• The Ultimate Question of Programming, Refactoring, and Everything

    Yes, you've guessed correctly - the answer is "42". In this article you will find 42 recommendations about coding in C++ that can help a programmer avoid a lot of errors, save time and effort. The author is Andrey Karpov - technical director of "Program Verification Systems", a team of developers, working on PVS-Studio static code analyzer. Having checked a large number of open source projects, we have seen a large variety of ways to shoot yourself in the foot; there is definitely much to share with the readers. Every recommendation is given with a practical example, which proves the currentness of this question. These tips are intended for C/C++ programmers, but usually they are universal, and may be of interest for developers using other languages. Read more
  • Detecting Overflows of 32-Bit Variables in Long Loops in 64-Bit Programs

    One of the problems that 64-bit software developers have to face is overflows of 32-bit variables in very long loops. PVS-Studio code analyzer is very good at catching issues of this type (see the Viva64 diagnostic set). A lot of questions concerning variable overflows are asked at But since my answers may be treated as pure advertisement, rather than useful reference information, I decided to write an article where I could talk about PVS-Studio's capabilities. Read more
  • Undefined behavior is closer than you think

    Some people think that undefined behavior is caused only by gross errors (accessing outside the bounds of the array, for instance) or inadequate constructions (i = i++ + ++i, for example). That's why it is quite surprising when a programmer sees undefined behavior in the code that used to work correctly, without arousing any suspicion. One should never let his guard down, programming in C/C++. Because hell is closer than you may think. Read more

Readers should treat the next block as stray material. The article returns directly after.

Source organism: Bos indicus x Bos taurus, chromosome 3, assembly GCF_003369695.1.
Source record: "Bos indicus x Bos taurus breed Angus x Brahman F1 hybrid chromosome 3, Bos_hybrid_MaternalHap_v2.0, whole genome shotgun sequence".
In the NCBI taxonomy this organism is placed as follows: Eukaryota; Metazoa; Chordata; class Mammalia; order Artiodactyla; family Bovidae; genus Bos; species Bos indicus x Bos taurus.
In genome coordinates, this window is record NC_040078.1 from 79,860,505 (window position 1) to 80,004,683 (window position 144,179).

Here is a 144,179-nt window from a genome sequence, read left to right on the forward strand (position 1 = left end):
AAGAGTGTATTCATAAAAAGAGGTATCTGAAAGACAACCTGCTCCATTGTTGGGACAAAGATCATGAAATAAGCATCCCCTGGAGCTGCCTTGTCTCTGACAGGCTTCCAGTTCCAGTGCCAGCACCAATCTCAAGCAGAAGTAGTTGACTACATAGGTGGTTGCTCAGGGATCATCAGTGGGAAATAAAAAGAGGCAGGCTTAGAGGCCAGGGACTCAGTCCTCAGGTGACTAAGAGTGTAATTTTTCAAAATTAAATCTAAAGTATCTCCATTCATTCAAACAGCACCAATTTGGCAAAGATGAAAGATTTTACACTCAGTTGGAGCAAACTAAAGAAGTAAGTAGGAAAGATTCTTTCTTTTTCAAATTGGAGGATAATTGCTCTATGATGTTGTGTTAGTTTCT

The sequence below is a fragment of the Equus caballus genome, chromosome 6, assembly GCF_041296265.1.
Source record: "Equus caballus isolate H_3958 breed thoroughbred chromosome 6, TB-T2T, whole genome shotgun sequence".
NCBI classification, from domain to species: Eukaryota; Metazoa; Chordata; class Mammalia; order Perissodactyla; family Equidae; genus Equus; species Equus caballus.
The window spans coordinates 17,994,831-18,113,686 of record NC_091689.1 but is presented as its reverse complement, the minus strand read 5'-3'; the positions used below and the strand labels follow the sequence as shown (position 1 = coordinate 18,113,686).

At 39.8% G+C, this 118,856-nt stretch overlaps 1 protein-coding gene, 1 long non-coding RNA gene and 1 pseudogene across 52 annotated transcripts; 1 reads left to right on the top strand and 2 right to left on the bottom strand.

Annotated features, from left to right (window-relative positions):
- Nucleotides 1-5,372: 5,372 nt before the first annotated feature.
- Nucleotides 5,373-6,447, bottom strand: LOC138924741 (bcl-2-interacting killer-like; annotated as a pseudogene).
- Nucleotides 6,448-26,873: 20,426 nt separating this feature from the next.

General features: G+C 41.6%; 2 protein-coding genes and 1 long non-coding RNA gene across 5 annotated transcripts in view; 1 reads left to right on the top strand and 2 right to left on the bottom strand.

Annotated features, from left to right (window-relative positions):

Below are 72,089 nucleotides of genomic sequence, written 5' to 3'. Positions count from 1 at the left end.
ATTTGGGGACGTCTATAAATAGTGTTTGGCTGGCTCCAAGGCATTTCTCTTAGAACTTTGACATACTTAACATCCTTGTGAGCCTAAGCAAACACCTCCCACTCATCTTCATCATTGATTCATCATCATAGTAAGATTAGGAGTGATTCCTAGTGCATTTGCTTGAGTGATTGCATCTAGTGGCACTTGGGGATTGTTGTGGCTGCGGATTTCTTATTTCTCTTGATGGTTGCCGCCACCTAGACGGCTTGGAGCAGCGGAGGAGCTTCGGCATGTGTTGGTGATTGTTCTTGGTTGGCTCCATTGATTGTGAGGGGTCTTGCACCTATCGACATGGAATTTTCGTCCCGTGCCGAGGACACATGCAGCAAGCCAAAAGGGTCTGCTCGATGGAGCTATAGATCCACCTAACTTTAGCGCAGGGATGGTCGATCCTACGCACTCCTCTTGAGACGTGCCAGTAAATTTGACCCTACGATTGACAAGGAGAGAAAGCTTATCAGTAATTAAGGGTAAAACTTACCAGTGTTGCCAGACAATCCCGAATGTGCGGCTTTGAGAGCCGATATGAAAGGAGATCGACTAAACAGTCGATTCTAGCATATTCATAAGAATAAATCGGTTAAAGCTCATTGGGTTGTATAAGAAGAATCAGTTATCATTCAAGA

• C#, PVS-Studio, ReSharper

    There is one question that we constantly get asked: "Does it make sense to use PVS-Studio static code analyzer, if we already have ReSharper?". Programmers probably expect to see an article with the comparison of these tools, according to their ability to find bugs in programs. But we reckon that such an article won't clarify the situation; and we'll explain why. However, the question is raised so often that it should be answered. The answer is yes, it makes sense. I should warn you that you won't find a comparison of these tools here. However, if you take just 10 minutes to read this article to its end, you will understand the way we see the situation. Read more
  • Avoid adding a new library to the project

    Suppose, you need to implement an X functionality in your project. Theorists of software development will say that you have to take the already existing library Y, and use it to implement the things you need. Suppose, you need to implement an X functionality in your project. Theorists of software development will say that you have to take the already existing library Y, and use it to implement the things you need. In fact, it is a classic approach in the software development - reusing your own or others' previously created libraries (third-party libraries). And most of the programmers go this way. Read more